Well, this story presents some good things for us to keep in our hearts, too. First and foremost is this: a holy family is not a perfect family. We use Mary, Joseph and Jesus as the premier example of a holy family, and it is clear that they had misunderstandings that even led to anxiety and hurt feelings. There’s no such thing as a perfect family, but an imperfect family can be a holy family.
This raises a question: what does it mean to be holy? I think we’re often tempted to think that to be holy means to be perfect, to never sin, but that’s not at all what it is. We all sin, and yet we can be holy. Holiness simply means becoming the person God made us to be. Holiness means becoming our true self. And so a holy family, then, is one that is especially good at helping everyone in the family to discover their God-given gifts, find their God-given calling, and become their true self.
From our Catholic perspective there’s a natural religious dimension to this, and it is made clear in the context of today’s Gospel story: Mary, Joseph and Jesus grew as a holy family in part because of their family’s participation in the rituals of their Jewish religion. This certainly remains true for us today. Practicing the faith as a family can help the whole family grow in holiness, and yet of course we all know of examples, often even within our own families, in which religion has become a source of division rather than holiness. And so I want to highlight three other qualities of a holy family that underlie everything else, and that are implied in today’s Gospel.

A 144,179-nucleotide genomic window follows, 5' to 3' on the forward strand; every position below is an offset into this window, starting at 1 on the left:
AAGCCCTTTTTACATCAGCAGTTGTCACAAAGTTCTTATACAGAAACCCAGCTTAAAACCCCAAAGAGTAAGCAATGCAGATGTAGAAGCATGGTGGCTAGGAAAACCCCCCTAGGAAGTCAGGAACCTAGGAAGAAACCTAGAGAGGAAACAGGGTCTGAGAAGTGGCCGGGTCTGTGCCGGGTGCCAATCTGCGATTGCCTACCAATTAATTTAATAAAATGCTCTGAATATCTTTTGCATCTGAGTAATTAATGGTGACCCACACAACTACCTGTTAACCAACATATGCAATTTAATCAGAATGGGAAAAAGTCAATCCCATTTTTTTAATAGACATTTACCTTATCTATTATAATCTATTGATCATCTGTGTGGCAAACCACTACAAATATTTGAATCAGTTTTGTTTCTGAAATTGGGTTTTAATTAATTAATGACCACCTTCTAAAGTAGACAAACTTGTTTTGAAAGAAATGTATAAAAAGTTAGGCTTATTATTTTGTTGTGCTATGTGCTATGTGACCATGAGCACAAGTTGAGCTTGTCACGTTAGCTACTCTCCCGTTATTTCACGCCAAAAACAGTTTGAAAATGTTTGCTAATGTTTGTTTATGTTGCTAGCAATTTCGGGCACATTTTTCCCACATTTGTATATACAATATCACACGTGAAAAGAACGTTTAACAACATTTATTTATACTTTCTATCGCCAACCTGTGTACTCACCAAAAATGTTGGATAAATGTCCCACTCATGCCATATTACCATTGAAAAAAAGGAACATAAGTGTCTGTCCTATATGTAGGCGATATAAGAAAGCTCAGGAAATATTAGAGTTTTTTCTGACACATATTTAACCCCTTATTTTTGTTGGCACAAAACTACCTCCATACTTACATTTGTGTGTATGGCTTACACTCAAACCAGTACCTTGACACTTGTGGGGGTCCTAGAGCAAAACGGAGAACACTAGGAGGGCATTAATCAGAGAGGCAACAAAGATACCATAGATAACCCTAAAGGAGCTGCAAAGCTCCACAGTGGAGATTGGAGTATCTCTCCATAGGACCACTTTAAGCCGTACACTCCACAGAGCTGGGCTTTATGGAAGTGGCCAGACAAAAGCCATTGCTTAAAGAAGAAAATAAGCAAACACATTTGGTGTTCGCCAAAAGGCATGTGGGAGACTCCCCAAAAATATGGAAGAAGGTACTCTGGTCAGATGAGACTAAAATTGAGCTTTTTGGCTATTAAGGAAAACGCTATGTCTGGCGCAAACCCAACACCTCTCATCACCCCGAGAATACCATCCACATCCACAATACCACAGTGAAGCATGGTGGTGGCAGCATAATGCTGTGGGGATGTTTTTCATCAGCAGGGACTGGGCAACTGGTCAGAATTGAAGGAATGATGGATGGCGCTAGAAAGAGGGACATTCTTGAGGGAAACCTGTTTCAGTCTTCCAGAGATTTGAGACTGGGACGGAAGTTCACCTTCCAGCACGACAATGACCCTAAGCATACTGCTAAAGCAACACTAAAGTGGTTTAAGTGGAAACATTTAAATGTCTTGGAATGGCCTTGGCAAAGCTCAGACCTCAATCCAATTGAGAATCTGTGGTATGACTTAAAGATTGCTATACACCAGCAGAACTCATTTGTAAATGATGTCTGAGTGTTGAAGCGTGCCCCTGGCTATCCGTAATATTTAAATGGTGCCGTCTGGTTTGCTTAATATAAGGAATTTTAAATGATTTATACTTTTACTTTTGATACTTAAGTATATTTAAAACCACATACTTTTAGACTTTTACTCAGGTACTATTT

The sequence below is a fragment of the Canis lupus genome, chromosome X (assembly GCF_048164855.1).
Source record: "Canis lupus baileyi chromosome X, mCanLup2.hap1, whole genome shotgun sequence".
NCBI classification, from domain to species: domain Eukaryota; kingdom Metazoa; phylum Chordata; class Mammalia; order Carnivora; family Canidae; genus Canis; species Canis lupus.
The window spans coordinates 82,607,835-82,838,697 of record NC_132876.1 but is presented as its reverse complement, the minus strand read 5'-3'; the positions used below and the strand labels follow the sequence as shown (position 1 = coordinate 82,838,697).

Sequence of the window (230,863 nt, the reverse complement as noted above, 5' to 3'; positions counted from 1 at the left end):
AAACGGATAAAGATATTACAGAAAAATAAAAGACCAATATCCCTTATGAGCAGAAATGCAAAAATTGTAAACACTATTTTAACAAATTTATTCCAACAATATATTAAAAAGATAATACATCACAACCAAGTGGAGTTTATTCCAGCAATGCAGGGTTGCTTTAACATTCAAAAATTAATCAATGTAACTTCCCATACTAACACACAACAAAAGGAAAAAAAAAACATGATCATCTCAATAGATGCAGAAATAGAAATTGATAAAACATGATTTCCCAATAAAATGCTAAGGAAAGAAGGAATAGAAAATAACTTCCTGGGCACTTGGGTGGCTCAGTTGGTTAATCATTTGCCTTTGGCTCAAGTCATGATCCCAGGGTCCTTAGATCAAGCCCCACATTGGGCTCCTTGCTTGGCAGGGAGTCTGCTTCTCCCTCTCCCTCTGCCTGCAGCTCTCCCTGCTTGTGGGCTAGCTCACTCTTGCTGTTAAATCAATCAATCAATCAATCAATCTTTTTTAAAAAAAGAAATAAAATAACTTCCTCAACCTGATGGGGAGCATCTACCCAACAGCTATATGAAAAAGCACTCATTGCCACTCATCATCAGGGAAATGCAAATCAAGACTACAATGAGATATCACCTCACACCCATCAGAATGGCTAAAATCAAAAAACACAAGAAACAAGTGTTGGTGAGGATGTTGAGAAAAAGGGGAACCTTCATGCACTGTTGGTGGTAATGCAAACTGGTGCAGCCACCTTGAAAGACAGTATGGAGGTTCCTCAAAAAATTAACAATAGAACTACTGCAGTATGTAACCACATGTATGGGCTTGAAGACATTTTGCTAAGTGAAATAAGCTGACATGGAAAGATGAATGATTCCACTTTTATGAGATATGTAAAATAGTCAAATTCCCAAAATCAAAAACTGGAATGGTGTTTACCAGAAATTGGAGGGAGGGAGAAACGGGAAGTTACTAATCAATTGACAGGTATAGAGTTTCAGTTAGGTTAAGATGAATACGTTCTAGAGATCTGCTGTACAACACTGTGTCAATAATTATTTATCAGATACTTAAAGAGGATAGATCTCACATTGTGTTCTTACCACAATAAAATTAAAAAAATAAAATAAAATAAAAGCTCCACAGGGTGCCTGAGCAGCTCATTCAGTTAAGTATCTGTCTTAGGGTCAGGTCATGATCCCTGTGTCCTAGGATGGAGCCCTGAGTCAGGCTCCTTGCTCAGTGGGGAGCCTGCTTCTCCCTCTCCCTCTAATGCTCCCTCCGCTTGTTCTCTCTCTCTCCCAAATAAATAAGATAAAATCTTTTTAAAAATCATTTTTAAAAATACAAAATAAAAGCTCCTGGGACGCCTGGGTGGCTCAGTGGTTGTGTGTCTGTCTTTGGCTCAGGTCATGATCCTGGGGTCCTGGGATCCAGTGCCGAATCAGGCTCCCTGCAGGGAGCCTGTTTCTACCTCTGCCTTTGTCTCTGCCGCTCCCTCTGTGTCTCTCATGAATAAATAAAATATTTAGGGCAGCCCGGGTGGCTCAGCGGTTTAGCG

First, a spirit of forgiveness. In our Gospel, Jesus didn't intend to hurt his parents, but even so, he did. When Luke tells us Jesus went home and was obedient to them, it implies that Jesus recognized he had hurt them and wanted to make up for it. Mary and Joseph also had to be willing to forgive. There’s nothing more destructive than a lack of forgiveness—this could be an unwillingness to ask for forgiveness, to offer forgiveness, or to receive forgiveness. There’s no question that deep hurt makes forgiveness tremendously difficult, but the one that will be hurt the most is the one who refuses to participate in it. To withhold forgiveness is like taking poison, and hoping the other person gets sick. To offer it, though, and to accept it, is to let the healing touch of the Holy Spirit flow through you and the other person. The more a family develops a spirit of forgiveness, the holier it will be.